I’ve seen the flowers, but never had the courage to go up at night. 😊 Is it a custom that’s been handed down through Kity’s family? Or does poor Kity come back each night to lay flowers for herself and unborn baby.

The Inn.

Years ago, before cars or trains, a couple were crossing Dartmoor in horse drawn carriage when a thick mist descended (as it often does on the Moors). The coachman was forced to stop at an Inn for the night. It was late when they arrived, and the Innkeeper and his wife were not too happy being woken during the witching hours. The only room available had two single beds. The Innkeeper’s wife showed them to the room and then left, but she didn’t leave them with a candle. They fumbled their way to the separate beds and lay down fully clothed. The young wife was impressionable and highly strung, and without candlelight it was too dark to make out anything in the room. She was terrified of every creak and groan from the old place and asked her husband to reach out and hold her hand until she could sleep.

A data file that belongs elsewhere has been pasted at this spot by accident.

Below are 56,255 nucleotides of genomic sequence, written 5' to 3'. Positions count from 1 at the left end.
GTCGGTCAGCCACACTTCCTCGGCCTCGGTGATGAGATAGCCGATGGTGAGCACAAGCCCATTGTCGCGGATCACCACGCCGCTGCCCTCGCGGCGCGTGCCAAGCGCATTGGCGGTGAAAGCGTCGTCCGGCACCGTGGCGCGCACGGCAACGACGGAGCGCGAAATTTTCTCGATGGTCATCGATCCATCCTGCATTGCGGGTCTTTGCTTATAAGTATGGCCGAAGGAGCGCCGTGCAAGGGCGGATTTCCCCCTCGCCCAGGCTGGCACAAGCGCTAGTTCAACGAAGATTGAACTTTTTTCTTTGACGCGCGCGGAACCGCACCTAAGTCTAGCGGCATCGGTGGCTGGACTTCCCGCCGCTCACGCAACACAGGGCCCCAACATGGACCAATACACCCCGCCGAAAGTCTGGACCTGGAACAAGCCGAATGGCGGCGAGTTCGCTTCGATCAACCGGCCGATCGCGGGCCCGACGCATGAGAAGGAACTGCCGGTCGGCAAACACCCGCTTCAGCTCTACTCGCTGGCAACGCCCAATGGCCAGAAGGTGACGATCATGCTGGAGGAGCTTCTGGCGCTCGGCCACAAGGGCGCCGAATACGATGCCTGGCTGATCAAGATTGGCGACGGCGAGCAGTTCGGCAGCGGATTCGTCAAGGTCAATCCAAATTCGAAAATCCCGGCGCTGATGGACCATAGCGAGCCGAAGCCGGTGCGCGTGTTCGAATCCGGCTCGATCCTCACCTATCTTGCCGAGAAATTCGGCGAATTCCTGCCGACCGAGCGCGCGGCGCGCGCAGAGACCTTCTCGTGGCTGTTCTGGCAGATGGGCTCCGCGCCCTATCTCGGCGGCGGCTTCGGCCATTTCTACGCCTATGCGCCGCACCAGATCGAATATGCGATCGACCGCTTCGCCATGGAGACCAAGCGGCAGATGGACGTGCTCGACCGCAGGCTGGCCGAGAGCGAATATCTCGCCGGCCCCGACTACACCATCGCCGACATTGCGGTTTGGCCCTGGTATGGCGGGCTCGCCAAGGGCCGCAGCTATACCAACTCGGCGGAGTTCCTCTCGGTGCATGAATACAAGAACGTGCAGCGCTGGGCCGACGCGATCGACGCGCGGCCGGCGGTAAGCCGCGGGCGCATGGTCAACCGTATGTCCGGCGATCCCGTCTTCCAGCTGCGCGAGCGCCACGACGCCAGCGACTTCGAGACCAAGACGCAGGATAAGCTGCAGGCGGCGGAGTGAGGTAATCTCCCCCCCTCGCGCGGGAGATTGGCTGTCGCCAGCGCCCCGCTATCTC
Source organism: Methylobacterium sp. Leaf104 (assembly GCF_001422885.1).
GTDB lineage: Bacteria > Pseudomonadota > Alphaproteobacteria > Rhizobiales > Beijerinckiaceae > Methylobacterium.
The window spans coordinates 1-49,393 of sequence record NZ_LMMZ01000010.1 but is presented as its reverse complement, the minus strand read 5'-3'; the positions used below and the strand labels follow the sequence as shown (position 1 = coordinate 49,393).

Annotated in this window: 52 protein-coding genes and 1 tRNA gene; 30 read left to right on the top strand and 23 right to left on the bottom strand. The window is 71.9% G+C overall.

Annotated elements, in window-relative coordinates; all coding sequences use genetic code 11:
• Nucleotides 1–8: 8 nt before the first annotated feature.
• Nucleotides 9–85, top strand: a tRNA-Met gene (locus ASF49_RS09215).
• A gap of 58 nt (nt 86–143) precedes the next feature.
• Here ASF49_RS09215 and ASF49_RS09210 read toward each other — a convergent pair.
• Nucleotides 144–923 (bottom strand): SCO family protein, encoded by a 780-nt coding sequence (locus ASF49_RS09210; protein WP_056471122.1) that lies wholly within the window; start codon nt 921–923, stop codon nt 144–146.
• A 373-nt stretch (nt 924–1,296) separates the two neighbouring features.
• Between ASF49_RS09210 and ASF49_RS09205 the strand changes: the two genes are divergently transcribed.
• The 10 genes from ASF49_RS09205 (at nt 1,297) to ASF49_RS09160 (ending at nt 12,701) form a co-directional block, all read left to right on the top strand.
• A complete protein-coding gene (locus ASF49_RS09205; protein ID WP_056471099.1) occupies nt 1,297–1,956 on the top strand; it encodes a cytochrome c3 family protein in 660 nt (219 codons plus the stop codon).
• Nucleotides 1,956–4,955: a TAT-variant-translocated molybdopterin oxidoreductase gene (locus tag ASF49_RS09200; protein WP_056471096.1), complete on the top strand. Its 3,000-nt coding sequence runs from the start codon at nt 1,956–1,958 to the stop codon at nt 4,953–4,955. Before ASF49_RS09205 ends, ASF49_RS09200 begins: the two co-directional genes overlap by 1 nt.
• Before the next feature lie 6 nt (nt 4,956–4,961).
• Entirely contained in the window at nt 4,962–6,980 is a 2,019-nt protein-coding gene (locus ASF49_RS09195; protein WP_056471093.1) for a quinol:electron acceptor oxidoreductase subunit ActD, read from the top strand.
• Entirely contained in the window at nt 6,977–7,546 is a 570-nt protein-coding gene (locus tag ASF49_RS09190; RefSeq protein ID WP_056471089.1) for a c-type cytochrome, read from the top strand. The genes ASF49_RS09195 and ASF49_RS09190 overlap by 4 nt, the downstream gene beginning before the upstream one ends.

He agreed, reached out and his wife took his hand. They both fell asleep holding hands and were not troubled until morning.

When they woke up they were surprised, and horrified, to discover that the distance between the beds was too far apart for them to be able to hold hands.

But both had held someone’s hand the previous night, of that they were certain. But whose hand were they holding?

There are hundreds of local myths and legends, but these are the two that stand out in my mind the most. 😊 So, who do you think leaves the flowers? Kity or locals? And who held the young couple’s hands in the Inn? 😊